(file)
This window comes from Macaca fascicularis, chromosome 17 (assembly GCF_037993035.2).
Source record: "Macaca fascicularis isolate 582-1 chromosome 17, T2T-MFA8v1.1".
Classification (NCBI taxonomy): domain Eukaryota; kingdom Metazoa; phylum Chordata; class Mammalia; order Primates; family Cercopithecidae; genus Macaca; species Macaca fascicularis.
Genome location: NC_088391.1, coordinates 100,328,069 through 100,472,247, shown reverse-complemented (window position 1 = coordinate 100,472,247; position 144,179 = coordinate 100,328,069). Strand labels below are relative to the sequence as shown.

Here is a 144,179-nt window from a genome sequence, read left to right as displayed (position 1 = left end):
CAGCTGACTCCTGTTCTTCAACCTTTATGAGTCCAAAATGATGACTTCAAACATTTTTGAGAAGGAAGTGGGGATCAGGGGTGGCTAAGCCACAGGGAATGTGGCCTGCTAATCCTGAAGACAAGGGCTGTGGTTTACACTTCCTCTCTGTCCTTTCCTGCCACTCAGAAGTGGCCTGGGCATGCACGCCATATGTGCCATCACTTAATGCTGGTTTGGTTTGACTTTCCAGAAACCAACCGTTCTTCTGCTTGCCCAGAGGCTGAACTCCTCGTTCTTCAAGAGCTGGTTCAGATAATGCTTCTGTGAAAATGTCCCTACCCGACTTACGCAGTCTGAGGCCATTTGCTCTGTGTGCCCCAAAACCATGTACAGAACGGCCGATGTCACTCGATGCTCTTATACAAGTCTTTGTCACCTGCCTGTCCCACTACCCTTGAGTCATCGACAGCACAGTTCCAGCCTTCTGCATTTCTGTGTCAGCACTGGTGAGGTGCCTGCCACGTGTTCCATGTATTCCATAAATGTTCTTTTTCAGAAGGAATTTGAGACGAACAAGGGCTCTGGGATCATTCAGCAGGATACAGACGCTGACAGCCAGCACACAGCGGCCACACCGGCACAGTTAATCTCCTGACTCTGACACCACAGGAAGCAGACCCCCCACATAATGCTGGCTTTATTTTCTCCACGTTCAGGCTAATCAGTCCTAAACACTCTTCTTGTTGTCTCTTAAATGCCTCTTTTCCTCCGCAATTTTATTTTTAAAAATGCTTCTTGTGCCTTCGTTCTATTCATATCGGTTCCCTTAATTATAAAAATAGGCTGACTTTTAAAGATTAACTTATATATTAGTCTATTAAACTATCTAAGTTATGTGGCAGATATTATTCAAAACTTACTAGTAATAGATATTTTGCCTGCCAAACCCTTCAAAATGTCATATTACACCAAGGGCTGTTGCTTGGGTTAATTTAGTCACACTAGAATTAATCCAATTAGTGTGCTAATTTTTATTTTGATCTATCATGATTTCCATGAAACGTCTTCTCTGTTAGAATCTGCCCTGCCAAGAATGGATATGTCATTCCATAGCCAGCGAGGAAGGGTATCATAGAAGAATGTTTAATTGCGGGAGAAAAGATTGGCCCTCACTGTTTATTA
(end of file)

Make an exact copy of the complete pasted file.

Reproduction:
This window comes from Macaca fascicularis, chromosome 17 (assembly GCF_037993035.2).
Source record: "Macaca fascicularis isolate 582-1 chromosome 17, T2T-MFA8v1.1".
Classification (NCBI taxonomy): domain Eukaryota; kingdom Metazoa; phylum Chordata; class Mammalia; order Primates; family Cercopithecidae; genus Macaca; species Macaca fascicularis.
Genome location: NC_088391.1, coordinates 100,328,069 through 100,472,247, shown reverse-complemented (window position 1 = coordinate 100,472,247; position 144,179 = coordinate 100,328,069). Strand labels below are relative to the sequence as shown.

Here is a 144,179-nt window from a genome sequence, read left to right as displayed (position 1 = left end):
CAGCTGACTCCTGTTCTTCAACCTTTATGAGTCCAAAATGATGACTTCAAACATTTTTGAGAAGGAAGTGGGGATCAGGGGTGGCTAAGCCACAGGGAATGTGGCCTGCTAATCCTGAAGACAAGGGCTGTGGTTTACACTTCCTCTCTGTCCTTTCCTGCCACTCAGAAGTGGCCTGGGCATGCACGCCATATGTGCCATCACTTAATGCTGGTTTGGTTTGACTTTCCAGAAACCAACCGTTCTTCTGCTTGCCCAGAGGCTGAACTCCTCGTTCTTCAAGAGCTGGTTCAGATAATGCTTCTGTGAAAATGTCCCTACCCGACTTACGCAGTCTGAGGCCATTTGCTCTGTGTGCCCCAAAACCATGTACAGAACGGCCGATGTCACTCGATGCTCTTATACAAGTCTTTGTCACCTGCCTGTCCCACTACCCTTGAGTCATCGACAGCACAGTTCCAGCCTTCTGCATTTCTGTGTCAGCACTGGTGAGGTGCCTGCCACGTGTTCCATGTATTCCATAAATGTTCTTTTTCAGAAGGAATTTGAGACGAACAAGGGCTCTGGGATCATTCAGCAGGATACAGACGCTGACAGCCAGCACACAGCGGCCACACCGGCACAGTTAATCTCCTGACTCTGACACCACAGGAAGCAGACCCCCCACATAATGCTGGCTTTATTTTCTCCACGTTCAGGCTAATCAGTCCTAAACACTCTTCTTGTTGTCTCTTAAATGCCTCTTTTCCTCCGCAATTTTATTTTTAAAAATGCTTCTTGTGCCTTCGTTCTATTCATATCGGTTCCCTTAATTATAAAAATAGGCTGACTTTTAAAGATTAACTTATATATTAGTCTATTAAACTATCTAAGTTATGTGGCAGATATTATTCAAAACTTACTAGTAATAGATATTTTGCCTGCCAAACCCTTCAAAATGTCATATTACACCAAGGGCTGTTGCTTGGGTTAATTTAGTCACACTAGAATTAATCCAATTAGTGTGCTAATTTTTATTTTGATCTATCATGATTTCCATGAAACGTCTTCTCTGTTAGAATCTGCCCTGCCAAGAATGGATATGTCATTCCATAGCCAGCGAGGAAGGGTATCATAGAAGAATGTTTAATTGCGGGAGAAAAGATTGGCCCTCACTGTTTATTA